Since we are only working with MIDI for a short time in this class, we will keep our focus on a very limited set of MIDI commands:
- Continuous Controller
- Pitch Bend
Noteon/Noteoff messages include data for the number of the MIDI note pressed, and the velocity that it was pressed with. Keep in mind that although software may display MIDI note number as a pitch, the computer stores the information as a number. Most of us think of how hard we press a key (or hit a drum), but MIDI measures how fast we press the key. It’s cheaper to detect than force.
Pitch Bend sends a command that corresponds to the amount of deviation, or movement of the pitch bend wheel/joy stick. The actual pitch deviation is determined by that data being applied to the pitch bend maximum range that is usually set for each synthesizer program (or patch). The pitch bend control sends a percentage of change, which is then applied to the maximum possible value on the receiving end.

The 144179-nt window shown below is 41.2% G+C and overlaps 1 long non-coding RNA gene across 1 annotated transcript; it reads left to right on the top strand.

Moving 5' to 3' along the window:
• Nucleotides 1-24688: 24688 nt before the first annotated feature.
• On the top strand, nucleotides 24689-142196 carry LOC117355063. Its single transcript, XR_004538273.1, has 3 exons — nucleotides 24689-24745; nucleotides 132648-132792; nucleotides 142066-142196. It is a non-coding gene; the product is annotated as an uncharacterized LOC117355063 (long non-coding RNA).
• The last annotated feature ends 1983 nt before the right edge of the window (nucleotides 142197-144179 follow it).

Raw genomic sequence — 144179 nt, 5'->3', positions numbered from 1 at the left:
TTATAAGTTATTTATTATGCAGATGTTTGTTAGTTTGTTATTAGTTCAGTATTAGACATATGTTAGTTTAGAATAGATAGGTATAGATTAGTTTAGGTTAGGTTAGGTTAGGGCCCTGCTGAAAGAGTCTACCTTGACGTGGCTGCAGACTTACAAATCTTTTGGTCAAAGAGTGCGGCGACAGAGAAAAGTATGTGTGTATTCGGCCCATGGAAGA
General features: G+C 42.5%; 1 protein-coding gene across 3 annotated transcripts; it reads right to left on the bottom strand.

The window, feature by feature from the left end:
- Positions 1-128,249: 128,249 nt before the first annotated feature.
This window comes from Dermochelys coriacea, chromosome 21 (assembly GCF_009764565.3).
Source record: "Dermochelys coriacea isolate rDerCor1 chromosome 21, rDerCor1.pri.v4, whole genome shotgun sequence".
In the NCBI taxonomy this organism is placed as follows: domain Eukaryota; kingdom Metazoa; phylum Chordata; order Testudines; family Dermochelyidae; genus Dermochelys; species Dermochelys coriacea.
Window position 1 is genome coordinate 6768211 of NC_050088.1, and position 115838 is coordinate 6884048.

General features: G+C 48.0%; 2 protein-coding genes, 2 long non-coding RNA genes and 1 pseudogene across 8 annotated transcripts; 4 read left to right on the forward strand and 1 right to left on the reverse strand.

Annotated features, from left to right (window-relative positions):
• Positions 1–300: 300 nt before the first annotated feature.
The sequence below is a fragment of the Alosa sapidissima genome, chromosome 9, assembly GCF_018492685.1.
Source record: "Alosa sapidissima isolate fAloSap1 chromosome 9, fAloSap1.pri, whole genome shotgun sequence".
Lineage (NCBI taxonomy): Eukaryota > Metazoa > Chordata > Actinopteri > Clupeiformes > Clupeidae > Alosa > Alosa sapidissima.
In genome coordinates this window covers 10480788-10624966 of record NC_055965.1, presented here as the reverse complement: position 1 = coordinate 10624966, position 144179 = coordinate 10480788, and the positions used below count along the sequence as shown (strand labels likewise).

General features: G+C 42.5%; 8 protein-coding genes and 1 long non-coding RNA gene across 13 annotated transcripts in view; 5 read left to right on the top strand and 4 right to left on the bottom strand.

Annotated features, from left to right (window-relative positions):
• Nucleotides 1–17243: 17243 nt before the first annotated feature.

Continuous Controller (CC) messages are intended to be used to send performance control information while a note is being held. There are a maximum possible 128 continuous controllers, but in practice only a small subset are used. The most common:
- 1: Mod Wheel
- 2: Breath Control
- 7: Volume
- 10: Pan
- 64: Sustain (a switch, 0 – 63 = off; 64 – 127 = on)
MIDI devices don’t have to respond to all of these controllers, nor do they have to send these CC numbers to represent the specified data types listed. The five listed values, however, are commonly used for the listed functions. Software may mask the CC number and simply show your the associated name.